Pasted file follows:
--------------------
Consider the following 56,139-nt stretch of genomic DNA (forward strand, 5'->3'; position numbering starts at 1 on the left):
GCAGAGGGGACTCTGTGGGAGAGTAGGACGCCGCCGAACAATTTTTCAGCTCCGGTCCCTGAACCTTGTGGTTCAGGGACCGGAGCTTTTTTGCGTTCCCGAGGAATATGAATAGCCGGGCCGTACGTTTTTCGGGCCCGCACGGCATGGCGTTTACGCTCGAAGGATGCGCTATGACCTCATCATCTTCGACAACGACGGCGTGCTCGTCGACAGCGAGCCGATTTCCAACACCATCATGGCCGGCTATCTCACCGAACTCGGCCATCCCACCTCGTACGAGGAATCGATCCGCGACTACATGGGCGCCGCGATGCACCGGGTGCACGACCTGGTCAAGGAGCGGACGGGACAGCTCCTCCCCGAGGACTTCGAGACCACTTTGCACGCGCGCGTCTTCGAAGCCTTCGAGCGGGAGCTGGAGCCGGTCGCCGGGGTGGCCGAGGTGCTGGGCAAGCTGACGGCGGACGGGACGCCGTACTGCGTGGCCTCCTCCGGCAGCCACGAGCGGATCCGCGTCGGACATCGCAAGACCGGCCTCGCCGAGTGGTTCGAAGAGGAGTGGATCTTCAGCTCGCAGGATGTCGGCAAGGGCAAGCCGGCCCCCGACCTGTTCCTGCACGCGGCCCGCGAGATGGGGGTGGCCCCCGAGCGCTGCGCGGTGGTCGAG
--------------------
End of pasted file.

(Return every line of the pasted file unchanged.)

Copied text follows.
Consider the following 56,139-nt stretch of genomic DNA (forward strand, 5'->3'; position numbering starts at 1 on the left):
GCAGAGGGGACTCTGTGGGAGAGTAGGACGCCGCCGAACAATTTTTCAGCTCCGGTCCCTGAACCTTGTGGTTCAGGGACCGGAGCTTTTTTGCGTTCCCGAGGAATATGAATAGCCGGGCCGTACGTTTTTCGGGCCCGCACGGCATGGCGTTTACGCTCGAAGGATGCGCTATGACCTCATCATCTTCGACAACGACGGCGTGCTCGTCGACAGCGAGCCGATTTCCAACACCATCATGGCCGGCTATCTCACCGAACTCGGCCATCCCACCTCGTACGAGGAATCGATCCGCGACTACATGGGCGCCGCGATGCACCGGGTGCACGACCTGGTCAAGGAGCGGACGGGACAGCTCCTCCCCGAGGACTTCGAGACCACTTTGCACGCGCGCGTCTTCGAAGCCTTCGAGCGGGAGCTGGAGCCGGTCGCCGGGGTGGCCGAGGTGCTGGGCAAGCTGACGGCGGACGGGACGCCGTACTGCGTGGCCTCCTCCGGCAGCCACGAGCGGATCCGCGTCGGACATCGCAAGACCGGCCTCGCCGAGTGGTTCGAAGAGGAGTGGATCTTCAGCTCGCAGGATGTCGGCAAGGGCAAGCCGGCCCCCGACCTGTTCCTGCACGCGGCCCGCGAGATGGGGGTGGCCCCCGAGCGCTGCGCGGTGGTCGAG